Please consider sharing your love of birds with your family and friends this weekend.

Check out the Pledge to Fledge web site to learn more about this growing global initiative. Contact your local parks or nature centers to see if they have scheduled bird walks or activities, or simply take a few friends birding around your own neighborhood.

Be sure to head to your nearest Wild Birds Unlimited Store to learn more about how to attract and watch more birds in your own backyard and consider sharing the fun at your feeders with your neighbors this weekend.

It is a terrific opportunity to cut through the overwhelming clutter of all those other organized events this weekend and to simply share your love for birds with others.

Pledge to Fledge today!

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Jul 11
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Red-cockaded Woodpeckers

After a quick hour of travel to Webb Wildlife Management Area with a bus-load of Wild Birds Unlimited store owners, we step off the bus to low humidity and 82° F. There are no bugs. Is this really the South in summer?

We begin meandering down the gravel lane with clear views through the pine stands on either side of us.

The first bird calling is the Bachmann’s Sparrow. Do you hear its whistle-note followed by a trill reminiscent of a towhee? Look, here it is in the spotting scope.

Do you hear the Northern Bobwhite’s calling to each other? “Bob, bob, WHITE”

Wow! Our target bird for the day! See the woodpeckers with the big white patches on their cheeks? Those are Red-cockaded Woodpeckers. There are three of them at eye-level flaking bark off the pines to find insects. (pictured above)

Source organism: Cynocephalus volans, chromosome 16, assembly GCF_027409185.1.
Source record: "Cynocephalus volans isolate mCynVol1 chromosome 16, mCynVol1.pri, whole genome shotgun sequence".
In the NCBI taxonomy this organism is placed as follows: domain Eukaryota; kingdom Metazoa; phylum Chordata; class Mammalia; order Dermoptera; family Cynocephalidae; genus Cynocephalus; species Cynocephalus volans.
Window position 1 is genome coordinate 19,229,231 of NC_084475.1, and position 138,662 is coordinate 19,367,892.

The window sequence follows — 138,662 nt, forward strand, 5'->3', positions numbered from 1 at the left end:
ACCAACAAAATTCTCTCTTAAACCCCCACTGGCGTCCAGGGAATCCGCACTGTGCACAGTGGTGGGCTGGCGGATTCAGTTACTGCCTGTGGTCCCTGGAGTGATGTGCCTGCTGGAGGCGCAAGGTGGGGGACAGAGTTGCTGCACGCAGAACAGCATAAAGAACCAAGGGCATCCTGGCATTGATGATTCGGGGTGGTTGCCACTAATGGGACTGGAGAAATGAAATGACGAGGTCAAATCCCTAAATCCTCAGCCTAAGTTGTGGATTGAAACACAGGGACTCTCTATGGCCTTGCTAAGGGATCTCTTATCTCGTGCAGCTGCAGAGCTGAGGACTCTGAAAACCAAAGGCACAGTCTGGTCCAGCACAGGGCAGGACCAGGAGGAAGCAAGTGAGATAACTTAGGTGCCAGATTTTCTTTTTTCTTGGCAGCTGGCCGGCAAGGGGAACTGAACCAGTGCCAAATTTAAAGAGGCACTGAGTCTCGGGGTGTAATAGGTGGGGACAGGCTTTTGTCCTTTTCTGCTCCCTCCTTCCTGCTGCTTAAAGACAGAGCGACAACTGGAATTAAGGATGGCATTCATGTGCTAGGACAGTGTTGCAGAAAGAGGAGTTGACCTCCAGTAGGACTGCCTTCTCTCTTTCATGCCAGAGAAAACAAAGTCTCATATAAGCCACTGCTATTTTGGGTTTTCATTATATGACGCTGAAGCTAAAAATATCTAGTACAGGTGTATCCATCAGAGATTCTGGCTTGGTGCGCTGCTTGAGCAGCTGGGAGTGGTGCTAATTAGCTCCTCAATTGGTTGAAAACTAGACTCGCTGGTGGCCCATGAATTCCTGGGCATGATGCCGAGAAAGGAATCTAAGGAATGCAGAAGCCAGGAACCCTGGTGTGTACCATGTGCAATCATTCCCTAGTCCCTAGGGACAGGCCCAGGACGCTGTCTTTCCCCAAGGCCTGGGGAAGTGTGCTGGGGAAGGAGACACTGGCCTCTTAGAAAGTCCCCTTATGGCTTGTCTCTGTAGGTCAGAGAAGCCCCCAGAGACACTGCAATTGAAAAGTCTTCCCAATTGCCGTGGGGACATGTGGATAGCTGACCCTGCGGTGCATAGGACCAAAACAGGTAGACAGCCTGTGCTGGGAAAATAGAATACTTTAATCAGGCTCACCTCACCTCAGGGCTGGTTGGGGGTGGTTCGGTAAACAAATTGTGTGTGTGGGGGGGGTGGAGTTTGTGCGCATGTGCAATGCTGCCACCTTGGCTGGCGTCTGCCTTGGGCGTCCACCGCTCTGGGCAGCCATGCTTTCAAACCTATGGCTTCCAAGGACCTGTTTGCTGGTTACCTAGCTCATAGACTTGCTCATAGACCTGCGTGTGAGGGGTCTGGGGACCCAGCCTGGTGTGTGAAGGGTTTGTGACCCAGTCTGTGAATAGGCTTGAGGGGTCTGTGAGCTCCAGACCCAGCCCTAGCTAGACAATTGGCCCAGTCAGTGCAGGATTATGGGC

Just down the lane is a Blue Grosbeak in the grass. What a view!

There’s an Eastern Bluebird perched on the nest box.

On the utility wire above is another “blue” bird, the Indigo Bunting, singing “fire, fire, where, where, here, here, see it see it.”

Oh, look, a Ruby-throated Hummingbird is chasing the Indigo.

Someone found a Blue-gray Gnatcatcher nest. Look in the scope. You can see the babies’ heads pop up when mom and dad come in with caterpillars.

Listen! Do you hear the squeak-toy call of the Brown-headed Nuthatch? There they are. I see them; a foraging family group.

Do you see the Northern Parula? Its throat and chest are yellow but so is its lower bill. See how brilliant the yellow is in the sunlight?

Here comes another group of Red-cockaded Woodpeckers. There are five this time.

Too bad we didn’t see the Mississippi Kites. Oh, wait, there’s one!

What a perfect day for bird watching!

Have you ever had a perfect day outdoors?

Jul 03
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Do you ever notice or look for birds when you travel?

One of the wonderful perks of my work is to find locations for the Wild Birds Unlimited storeowners to go birding and then lead them.

We were in Savannah, GA for our annual conference and we did part of the Colonial Coast Birding Trail.

We started at Tybee North Beach which is on Tybee Island. It is the junction of the Atlantic Ocean and the Savannah River. The habitat of sandy ocean beaches and coastal shrub offered up birds such as Royal and Sandwich Terns, Black Skimmers, Brown Pelicans and of course gulls.

We visited Savannah National Wildlife Refuge and found many wading birds like herons and egrets. We saw a couple Roseate Spoonbills as well as Purple and Common Gallinules.

We ended our afternoon at Harris Neck National Wildlife Refuge. An abandoned WWII Army airfield, this 2800 acre area is a coastal lowlands habitat with mixed hardwoods, grasslands, freshwater pools and salt marshes. It boasts one of the largest Wood Stork rookeries in Georgia. There are 47 nests this year and those young are very loud. It is quite the nesting area for wading birds like six species of herons, three species of egrets, White Ibis (like in the picture) and more. Other birds we found include the Red-headed Woodpecker, Yellow-throated Vireo, Painted Bunting, and other edge and woodland birds. Click here for a pdf of the site map.

What birds have you seen in your travels?